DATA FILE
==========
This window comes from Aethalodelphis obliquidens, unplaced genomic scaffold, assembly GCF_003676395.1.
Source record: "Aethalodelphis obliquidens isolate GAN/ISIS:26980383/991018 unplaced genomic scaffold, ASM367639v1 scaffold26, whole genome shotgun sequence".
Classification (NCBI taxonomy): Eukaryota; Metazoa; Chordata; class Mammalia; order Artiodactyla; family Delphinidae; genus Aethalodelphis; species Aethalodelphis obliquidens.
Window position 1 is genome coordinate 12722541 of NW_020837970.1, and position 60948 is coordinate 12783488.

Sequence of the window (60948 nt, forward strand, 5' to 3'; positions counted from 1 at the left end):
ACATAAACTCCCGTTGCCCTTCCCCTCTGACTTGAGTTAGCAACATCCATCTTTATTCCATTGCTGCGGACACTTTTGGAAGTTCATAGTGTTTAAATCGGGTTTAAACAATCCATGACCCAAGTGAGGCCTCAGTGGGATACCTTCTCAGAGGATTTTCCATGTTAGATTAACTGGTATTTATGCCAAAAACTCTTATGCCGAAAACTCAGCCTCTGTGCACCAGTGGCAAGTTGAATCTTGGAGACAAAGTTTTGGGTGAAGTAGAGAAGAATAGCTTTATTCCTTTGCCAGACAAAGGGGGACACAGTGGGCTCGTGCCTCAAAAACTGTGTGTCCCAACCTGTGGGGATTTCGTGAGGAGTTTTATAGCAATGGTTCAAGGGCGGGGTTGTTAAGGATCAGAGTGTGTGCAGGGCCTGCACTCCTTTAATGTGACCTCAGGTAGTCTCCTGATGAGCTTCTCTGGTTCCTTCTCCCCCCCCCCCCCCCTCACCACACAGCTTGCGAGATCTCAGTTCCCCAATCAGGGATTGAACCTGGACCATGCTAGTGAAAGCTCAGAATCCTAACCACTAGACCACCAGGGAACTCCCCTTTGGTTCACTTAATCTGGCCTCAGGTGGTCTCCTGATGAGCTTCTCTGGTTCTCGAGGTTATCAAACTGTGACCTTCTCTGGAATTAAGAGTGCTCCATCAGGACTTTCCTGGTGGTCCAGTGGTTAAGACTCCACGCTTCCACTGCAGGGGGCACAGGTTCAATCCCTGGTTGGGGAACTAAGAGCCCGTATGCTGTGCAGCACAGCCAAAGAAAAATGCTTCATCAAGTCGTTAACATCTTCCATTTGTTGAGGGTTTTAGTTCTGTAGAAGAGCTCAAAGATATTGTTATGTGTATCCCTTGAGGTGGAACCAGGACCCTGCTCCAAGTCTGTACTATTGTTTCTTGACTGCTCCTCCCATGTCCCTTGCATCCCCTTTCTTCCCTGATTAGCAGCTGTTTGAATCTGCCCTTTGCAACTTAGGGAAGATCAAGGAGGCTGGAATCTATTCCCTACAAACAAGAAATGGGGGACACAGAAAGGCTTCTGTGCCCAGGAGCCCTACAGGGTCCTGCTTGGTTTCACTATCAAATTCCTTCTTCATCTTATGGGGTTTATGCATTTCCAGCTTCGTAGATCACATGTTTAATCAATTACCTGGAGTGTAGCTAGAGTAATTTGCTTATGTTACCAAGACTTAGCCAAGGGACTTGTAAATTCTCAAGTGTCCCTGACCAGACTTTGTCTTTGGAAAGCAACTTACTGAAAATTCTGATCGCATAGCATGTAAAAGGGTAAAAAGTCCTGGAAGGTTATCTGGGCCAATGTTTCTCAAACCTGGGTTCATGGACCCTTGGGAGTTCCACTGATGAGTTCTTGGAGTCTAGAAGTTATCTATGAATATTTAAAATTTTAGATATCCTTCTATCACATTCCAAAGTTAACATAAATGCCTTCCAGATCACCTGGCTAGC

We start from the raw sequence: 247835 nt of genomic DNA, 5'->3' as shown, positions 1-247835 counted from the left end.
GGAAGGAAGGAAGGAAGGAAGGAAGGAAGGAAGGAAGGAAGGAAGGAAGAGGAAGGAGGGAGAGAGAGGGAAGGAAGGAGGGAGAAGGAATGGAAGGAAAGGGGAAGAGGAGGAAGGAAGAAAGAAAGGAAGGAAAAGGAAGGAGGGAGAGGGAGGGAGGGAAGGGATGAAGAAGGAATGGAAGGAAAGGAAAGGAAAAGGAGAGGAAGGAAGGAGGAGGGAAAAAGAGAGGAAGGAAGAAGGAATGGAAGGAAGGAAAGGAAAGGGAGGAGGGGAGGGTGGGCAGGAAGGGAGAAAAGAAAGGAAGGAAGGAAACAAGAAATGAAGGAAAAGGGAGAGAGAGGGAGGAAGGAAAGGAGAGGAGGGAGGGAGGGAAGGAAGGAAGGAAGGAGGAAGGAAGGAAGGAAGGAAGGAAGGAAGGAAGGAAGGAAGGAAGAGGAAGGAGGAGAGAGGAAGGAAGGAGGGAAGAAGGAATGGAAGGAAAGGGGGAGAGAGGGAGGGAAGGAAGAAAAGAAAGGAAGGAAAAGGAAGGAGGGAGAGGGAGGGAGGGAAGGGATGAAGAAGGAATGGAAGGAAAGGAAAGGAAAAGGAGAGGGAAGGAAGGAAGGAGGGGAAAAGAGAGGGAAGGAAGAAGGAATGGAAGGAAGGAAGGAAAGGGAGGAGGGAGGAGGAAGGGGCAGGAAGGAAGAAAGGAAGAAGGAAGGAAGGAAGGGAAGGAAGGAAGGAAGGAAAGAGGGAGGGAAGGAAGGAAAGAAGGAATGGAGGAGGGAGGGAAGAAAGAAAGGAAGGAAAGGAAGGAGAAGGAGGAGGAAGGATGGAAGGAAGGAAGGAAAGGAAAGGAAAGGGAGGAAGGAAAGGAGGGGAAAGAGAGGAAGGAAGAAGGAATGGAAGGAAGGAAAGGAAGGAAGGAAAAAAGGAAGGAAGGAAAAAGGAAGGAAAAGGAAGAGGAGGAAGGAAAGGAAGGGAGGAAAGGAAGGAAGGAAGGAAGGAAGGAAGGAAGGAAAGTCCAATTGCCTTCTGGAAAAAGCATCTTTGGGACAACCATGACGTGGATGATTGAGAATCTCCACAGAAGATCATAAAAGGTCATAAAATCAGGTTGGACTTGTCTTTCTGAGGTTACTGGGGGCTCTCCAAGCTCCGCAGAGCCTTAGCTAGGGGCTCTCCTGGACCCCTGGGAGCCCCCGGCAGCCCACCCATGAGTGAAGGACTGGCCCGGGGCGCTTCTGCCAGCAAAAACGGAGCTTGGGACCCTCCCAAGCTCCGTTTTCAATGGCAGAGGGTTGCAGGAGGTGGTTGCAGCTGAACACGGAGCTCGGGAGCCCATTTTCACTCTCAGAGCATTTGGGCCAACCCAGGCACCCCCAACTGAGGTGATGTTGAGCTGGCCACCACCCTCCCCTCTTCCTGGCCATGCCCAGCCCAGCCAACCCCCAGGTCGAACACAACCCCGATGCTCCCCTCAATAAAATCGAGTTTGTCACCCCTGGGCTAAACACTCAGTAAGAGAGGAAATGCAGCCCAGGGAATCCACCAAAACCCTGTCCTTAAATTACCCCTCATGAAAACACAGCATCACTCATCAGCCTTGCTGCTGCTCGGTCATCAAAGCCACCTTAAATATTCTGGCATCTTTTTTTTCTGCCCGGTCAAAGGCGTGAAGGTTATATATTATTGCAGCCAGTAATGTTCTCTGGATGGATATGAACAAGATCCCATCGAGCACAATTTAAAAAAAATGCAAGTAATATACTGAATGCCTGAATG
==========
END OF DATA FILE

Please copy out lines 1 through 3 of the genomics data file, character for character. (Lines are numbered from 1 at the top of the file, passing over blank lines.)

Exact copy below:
This window comes from Aethalodelphis obliquidens, unplaced genomic scaffold, assembly GCF_003676395.1.
Source record: "Aethalodelphis obliquidens isolate GAN/ISIS:26980383/991018 unplaced genomic scaffold, ASM367639v1 scaffold26, whole genome shotgun sequence".
Classification (NCBI taxonomy): Eukaryota; Metazoa; Chordata; class Mammalia; order Artiodactyla; family Delphinidae; genus Aethalodelphis; species Aethalodelphis obliquidens.